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Report: Deutsche Bank to streamline German retail banking structure to cut costs

Germany's Deutsche Bank AG plans to merge DB Privat- und Firmenkundenbank AG, the legal entity that runs its domestic retail banking operations, into the group structure, the Financial Times reported, citing people familiar with the matter.

The move is said to be part of the lender's aim of slashing about €100 million in annual costs.

The bank, which is under investor pressure to show signs of progress in executing its radical €7.4-billion restructuring, is expected to announce the decision at a capital markets day slated for Dec. 10.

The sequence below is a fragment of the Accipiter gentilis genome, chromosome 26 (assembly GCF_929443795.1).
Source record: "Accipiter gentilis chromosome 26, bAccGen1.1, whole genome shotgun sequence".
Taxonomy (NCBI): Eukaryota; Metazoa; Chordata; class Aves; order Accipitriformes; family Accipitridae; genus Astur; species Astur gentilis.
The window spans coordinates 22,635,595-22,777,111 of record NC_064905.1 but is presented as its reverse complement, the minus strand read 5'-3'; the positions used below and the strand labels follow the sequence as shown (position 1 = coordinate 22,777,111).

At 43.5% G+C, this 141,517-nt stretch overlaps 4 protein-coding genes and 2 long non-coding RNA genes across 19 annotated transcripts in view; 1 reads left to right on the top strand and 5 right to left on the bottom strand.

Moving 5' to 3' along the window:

Deutsche Bank Privat- und Firmenkundenbank, or PFK, held a fifth of the group's total assets and has some 34,000 staff at 2018-end. Under its structure, which dates back two decades, PFK has a separate banking license, its own supervisory and executive boards, and its own risk and control functions, resulting in duplication and internal red tape, sources told the FT.

The retail banking operations is part of Deutsche's private bank, which is at the center of CEO Christian Sewing's strategy to revive profits and cut its reliance on declining investment banking revenue. Scrapping PFK will add roughly 7% to the private bank's cost-cutting target of €1.4 billion by 2022, the report noted.